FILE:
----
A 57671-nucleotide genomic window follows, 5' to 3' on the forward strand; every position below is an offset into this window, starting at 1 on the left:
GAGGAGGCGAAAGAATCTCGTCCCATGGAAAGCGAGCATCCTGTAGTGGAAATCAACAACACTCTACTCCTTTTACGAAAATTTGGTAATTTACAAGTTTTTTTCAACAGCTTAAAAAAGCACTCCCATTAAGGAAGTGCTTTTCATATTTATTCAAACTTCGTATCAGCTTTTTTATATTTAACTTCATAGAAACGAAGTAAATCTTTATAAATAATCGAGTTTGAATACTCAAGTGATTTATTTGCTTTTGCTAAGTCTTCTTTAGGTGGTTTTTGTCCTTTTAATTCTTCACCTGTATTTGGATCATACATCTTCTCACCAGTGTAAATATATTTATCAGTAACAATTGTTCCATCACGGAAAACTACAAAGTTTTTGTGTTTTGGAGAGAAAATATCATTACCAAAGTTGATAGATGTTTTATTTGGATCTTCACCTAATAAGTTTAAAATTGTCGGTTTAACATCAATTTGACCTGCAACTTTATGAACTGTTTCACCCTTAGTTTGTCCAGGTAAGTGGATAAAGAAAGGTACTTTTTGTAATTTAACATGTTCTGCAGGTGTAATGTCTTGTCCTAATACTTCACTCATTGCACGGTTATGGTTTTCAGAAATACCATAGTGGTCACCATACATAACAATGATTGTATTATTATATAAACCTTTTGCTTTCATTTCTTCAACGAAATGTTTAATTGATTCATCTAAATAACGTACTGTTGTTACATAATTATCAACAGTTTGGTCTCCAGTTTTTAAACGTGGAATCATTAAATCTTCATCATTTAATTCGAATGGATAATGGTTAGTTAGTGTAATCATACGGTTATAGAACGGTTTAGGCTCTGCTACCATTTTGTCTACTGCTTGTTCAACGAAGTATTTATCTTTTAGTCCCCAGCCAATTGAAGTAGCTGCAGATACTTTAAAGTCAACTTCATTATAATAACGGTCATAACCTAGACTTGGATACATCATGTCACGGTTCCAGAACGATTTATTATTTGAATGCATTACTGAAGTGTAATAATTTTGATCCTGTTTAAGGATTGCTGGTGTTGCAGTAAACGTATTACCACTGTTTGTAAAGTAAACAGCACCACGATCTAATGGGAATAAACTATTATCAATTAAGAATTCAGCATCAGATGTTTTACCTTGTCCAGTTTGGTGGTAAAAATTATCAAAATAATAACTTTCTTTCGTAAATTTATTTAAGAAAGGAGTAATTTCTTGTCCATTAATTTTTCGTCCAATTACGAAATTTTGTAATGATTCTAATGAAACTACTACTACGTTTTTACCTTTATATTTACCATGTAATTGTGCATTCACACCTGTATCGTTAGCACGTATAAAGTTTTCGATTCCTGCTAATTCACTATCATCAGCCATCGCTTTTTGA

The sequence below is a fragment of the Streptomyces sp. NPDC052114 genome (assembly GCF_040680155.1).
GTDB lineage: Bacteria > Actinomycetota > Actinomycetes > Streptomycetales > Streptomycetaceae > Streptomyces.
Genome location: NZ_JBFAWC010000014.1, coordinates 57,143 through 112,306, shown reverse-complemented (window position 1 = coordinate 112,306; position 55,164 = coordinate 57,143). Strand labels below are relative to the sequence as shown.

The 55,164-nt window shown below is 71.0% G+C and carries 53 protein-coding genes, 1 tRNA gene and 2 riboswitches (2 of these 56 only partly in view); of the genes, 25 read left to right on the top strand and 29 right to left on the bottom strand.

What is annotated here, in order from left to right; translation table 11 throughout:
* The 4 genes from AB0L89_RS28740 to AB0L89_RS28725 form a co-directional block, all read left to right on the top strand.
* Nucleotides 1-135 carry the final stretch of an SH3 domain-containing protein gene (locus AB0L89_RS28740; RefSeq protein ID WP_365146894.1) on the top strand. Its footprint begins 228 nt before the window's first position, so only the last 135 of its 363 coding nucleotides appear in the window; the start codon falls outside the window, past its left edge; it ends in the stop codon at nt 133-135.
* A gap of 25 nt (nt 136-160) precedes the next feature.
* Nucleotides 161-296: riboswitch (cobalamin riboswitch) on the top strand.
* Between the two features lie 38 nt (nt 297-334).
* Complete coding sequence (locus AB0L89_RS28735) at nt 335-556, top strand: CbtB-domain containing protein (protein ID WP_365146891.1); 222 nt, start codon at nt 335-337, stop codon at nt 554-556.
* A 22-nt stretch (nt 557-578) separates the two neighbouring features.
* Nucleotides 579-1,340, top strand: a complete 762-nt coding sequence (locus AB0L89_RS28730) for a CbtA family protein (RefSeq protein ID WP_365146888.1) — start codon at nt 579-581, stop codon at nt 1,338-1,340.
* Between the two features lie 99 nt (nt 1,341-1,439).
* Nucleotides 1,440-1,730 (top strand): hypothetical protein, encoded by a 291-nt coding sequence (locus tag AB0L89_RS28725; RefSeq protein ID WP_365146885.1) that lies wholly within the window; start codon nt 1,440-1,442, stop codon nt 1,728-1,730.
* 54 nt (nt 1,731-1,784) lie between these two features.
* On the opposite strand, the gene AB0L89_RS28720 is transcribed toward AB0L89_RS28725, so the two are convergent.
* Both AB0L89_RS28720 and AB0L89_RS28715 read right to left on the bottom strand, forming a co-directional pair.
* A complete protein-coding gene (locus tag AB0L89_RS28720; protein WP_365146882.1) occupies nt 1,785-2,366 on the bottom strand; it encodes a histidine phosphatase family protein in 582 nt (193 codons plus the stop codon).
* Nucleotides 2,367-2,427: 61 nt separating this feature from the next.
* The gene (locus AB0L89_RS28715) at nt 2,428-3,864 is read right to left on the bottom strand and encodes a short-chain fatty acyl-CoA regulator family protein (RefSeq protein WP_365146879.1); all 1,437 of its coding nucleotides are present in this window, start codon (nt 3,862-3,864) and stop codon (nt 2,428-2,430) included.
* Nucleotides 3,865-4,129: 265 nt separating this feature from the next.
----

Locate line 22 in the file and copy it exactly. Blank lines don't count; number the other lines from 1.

* Nucleotides 2,367-2,427: 61 nt separating this feature from the next.